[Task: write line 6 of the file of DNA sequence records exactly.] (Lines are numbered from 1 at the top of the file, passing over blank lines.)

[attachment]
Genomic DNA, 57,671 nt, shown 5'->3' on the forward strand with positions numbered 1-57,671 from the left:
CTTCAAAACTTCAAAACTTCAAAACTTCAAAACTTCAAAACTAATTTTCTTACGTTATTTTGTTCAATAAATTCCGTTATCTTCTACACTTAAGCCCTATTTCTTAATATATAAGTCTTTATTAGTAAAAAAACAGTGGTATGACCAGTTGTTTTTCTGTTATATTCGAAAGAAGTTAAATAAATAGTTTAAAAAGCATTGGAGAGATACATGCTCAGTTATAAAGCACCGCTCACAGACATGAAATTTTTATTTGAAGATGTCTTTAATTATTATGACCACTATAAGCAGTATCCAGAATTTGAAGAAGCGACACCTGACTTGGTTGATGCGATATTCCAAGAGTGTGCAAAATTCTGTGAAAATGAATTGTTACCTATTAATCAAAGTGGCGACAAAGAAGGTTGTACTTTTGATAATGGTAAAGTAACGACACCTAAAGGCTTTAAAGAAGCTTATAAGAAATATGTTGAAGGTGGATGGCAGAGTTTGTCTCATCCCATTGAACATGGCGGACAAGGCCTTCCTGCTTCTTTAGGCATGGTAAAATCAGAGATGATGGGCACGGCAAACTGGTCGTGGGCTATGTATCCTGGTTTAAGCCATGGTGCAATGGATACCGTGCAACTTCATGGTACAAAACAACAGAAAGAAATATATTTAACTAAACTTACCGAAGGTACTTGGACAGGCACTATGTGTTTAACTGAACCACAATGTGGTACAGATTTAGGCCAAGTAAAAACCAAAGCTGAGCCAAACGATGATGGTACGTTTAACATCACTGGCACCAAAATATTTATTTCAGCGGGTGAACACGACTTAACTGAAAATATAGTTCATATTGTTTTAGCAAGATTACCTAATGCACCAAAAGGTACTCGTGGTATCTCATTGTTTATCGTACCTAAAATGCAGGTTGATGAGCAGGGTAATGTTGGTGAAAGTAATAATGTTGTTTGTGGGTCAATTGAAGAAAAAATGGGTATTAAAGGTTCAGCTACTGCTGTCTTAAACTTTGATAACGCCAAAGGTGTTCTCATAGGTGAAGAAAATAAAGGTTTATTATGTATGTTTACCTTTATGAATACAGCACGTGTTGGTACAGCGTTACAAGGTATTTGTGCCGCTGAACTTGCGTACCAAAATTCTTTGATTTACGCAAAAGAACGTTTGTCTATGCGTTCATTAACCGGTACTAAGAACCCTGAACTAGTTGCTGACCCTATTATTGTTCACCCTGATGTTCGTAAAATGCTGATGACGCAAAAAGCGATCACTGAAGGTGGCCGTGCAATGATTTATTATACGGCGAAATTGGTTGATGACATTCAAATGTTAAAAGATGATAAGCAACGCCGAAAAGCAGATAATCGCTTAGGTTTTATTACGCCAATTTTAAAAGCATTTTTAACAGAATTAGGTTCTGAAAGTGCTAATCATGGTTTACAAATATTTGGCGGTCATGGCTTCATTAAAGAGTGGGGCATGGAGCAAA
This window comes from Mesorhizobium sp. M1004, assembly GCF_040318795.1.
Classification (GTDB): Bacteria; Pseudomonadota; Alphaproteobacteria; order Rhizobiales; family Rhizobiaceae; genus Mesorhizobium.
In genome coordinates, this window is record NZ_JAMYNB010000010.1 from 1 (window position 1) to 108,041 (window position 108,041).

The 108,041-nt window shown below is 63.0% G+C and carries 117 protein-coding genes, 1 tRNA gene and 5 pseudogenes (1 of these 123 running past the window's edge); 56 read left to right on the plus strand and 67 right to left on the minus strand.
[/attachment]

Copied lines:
The 108,041-nt window shown below is 63.0% G+C and carries 117 protein-coding genes, 1 tRNA gene and 5 pseudogenes (1 of these 123 running past the window's edge); 56 read left to right on the plus strand and 67 right to left on the minus strand.